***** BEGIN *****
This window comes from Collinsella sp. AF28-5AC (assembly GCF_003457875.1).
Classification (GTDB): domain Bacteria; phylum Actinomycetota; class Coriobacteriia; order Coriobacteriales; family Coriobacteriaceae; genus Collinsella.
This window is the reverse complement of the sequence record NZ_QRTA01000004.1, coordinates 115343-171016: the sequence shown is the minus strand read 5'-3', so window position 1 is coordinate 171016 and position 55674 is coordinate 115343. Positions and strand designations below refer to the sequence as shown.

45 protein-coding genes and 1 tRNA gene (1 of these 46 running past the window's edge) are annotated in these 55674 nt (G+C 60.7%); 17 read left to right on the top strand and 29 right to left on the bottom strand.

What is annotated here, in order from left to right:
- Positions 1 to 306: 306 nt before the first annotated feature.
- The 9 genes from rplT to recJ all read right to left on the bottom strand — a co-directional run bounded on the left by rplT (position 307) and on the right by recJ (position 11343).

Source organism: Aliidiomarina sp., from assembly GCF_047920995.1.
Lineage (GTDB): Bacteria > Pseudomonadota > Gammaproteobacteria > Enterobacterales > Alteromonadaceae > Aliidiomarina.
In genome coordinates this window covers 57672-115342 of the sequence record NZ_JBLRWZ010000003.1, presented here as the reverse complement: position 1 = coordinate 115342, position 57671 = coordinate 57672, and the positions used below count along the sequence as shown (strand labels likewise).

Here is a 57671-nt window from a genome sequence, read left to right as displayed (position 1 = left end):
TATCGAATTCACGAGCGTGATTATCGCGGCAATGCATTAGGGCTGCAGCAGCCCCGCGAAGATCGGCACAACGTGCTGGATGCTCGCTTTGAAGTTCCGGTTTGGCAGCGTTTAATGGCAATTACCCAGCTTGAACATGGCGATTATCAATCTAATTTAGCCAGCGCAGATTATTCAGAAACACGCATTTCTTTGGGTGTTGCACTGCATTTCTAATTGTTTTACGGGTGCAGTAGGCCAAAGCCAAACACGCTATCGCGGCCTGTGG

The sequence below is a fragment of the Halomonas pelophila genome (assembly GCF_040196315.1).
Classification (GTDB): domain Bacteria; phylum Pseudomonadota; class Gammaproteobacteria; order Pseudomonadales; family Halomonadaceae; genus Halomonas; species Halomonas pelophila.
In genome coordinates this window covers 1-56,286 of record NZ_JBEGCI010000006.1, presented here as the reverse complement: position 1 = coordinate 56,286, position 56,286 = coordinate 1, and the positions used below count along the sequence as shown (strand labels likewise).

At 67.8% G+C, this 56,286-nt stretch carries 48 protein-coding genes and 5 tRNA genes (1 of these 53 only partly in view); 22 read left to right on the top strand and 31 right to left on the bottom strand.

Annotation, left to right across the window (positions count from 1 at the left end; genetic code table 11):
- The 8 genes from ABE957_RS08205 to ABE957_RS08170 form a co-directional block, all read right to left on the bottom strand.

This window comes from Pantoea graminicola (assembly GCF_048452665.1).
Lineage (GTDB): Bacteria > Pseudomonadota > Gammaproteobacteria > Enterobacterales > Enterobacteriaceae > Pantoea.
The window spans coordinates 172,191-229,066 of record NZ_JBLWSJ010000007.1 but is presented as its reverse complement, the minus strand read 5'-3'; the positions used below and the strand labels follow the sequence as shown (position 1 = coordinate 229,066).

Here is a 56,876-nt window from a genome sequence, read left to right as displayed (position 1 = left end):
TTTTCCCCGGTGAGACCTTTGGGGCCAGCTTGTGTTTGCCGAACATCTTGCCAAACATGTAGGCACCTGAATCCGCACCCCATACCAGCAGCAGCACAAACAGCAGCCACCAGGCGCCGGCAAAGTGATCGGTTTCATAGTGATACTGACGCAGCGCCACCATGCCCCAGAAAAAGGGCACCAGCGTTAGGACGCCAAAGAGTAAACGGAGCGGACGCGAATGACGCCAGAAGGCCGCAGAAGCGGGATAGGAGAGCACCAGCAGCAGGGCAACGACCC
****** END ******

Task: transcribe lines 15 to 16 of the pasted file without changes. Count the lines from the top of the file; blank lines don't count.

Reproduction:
In genome coordinates this window covers 1-56,286 of record NZ_JBEGCI010000006.1, presented here as the reverse complement: position 1 = coordinate 56,286, position 56,286 = coordinate 1, and the positions used below count along the sequence as shown (strand labels likewise).

At 67.8% G+C, this 56,286-nt stretch carries 48 protein-coding genes and 5 tRNA genes (1 of these 53 only partly in view); 22 read left to right on the top strand and 31 right to left on the bottom strand.